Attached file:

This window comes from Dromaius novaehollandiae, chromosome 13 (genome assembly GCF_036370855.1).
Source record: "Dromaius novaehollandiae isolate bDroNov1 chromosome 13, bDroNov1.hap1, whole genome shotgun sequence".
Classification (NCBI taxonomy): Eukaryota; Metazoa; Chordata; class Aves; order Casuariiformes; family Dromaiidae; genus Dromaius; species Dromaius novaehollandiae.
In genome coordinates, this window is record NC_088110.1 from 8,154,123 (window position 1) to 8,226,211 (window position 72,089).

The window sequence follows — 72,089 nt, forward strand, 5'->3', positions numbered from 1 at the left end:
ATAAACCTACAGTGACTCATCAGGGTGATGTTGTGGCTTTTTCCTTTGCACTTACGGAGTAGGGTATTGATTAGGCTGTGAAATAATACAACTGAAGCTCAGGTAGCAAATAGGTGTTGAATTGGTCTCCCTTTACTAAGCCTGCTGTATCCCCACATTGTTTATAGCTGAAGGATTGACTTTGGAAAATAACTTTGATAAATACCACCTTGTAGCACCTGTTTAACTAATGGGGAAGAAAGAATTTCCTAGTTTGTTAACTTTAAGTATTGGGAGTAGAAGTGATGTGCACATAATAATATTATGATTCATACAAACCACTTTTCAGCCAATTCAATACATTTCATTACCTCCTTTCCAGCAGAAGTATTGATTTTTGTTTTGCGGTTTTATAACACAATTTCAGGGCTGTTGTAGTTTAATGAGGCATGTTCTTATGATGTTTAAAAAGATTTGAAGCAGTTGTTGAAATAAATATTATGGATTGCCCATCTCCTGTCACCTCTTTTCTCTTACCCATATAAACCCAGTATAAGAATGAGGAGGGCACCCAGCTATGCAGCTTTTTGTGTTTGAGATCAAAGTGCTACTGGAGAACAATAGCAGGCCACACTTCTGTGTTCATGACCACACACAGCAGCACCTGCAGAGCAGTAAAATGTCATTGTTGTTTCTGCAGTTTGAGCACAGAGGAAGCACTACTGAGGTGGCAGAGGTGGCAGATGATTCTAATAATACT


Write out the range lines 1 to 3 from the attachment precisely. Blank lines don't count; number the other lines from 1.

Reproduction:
This window comes from Dromaius novaehollandiae, chromosome 13 (genome assembly GCF_036370855.1).
Source record: "Dromaius novaehollandiae isolate bDroNov1 chromosome 13, bDroNov1.hap1, whole genome shotgun sequence".
Classification (NCBI taxonomy): Eukaryota; Metazoa; Chordata; class Aves; order Casuariiformes; family Dromaiidae; genus Dromaius; species Dromaius novaehollandiae.